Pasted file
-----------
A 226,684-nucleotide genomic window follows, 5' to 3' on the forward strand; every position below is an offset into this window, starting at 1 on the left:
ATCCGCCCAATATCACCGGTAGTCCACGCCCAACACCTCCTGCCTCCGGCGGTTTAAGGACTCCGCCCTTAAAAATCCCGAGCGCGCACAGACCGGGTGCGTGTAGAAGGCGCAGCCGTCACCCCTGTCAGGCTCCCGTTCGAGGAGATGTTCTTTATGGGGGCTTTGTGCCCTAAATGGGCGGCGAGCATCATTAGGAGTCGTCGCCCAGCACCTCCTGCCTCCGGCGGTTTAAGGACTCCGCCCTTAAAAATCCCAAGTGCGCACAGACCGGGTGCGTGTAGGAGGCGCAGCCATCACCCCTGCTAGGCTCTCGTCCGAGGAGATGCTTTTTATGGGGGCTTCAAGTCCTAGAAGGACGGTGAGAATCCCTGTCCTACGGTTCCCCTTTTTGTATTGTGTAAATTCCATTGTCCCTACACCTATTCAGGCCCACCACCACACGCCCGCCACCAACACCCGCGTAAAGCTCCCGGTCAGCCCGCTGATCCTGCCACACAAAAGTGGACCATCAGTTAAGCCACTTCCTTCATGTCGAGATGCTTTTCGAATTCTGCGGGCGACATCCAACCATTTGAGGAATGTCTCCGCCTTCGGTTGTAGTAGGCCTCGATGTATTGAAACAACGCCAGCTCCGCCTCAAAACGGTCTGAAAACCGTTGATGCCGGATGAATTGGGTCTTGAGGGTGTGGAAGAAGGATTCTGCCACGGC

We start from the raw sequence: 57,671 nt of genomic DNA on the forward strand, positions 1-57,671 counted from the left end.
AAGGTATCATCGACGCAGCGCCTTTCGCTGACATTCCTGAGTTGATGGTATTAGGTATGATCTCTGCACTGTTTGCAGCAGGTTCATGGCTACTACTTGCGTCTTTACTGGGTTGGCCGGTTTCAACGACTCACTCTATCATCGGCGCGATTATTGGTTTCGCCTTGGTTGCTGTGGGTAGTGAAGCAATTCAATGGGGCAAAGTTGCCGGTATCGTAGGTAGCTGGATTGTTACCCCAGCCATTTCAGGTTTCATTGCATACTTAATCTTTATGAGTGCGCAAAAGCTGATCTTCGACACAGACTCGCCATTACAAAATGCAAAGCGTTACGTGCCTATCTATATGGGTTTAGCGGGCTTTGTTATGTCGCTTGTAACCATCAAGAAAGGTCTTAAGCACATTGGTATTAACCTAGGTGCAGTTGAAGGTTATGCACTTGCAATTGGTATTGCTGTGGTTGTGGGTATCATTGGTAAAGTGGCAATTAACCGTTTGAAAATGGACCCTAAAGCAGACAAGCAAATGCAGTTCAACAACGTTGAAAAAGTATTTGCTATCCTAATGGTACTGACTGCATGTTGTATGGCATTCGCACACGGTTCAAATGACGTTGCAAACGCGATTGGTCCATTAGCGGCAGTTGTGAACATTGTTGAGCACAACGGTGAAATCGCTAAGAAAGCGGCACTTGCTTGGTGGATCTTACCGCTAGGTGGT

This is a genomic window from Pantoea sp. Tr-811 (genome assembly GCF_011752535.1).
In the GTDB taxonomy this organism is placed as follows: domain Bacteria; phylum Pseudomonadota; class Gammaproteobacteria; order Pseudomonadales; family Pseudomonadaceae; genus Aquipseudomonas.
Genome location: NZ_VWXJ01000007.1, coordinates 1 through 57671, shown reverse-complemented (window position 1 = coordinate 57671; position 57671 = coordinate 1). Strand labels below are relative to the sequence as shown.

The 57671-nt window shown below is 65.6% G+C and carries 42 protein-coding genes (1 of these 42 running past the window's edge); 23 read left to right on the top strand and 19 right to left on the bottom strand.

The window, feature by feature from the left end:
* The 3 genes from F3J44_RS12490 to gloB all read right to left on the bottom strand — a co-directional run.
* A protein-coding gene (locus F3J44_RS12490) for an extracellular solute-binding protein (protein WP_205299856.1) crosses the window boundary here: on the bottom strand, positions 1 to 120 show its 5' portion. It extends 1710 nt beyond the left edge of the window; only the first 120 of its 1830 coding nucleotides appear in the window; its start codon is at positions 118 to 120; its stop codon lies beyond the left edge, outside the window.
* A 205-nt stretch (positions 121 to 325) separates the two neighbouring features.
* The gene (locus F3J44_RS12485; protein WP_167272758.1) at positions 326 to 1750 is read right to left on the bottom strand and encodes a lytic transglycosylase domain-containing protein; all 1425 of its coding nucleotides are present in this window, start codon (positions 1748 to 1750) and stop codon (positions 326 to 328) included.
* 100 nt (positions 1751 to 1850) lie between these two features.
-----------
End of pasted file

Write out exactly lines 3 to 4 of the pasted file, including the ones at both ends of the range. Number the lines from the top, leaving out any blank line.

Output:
We start from the raw sequence: 57,671 nt of genomic DNA on the forward strand, positions 1-57,671 counted from the left end.
AAGGTATCATCGACGCAGCGCCTTTCGCTGACATTCCTGAGTTGATGGTATTAGGTATGATCTCTGCACTGTTTGCAGCAGGTTCATGGCTACTACTTGCGTCTTTACTGGGTTGGCCGGTTTCAACGACTCACTCTATCATCGGCGCGATTATTGGTTTCGCCTTGGTTGCTGTGGGTAGTGAAGCAATTCAATGGGGCAAAGTTGCCGGTATCGTAGGTAGCTGGATTGTTACCCCAGCCATTTCAGGTTTCATTGCATACTTAATCTTTATGAGTGCGCAAAAGCTGATCTTCGACACAGACTCGCCATTACAAAATGCAAAGCGTTACGTGCCTATCTATATGGGTTTAGCGGGCTTTGTTATGTCGCTTGTAACCATCAAGAAAGGTCTTAAGCACATTGGTATTAACCTAGGTGCAGTTGAAGGTTATGCACTTGCAATTGGTATTGCTGTGGTTGTGGGTATCATTGGTAAAGTGGCAATTAACCGTTTGAAAATGGACCCTAAAGCAGACAAGCAAATGCAGTTCAACAACGTTGAAAAAGTATTTGCTATCCTAATGGTACTGACTGCATGTTGTATGGCATTCGCACACGGTTCAAATGACGTTGCAAACGCGATTGGTCCATTAGCGGCAGTTGTGAACATTGTTGAGCACAACGGTGAAATCGCTAAGAAAGCGGCACTTGCTTGGTGGATCTTACCGCTAGGTGGT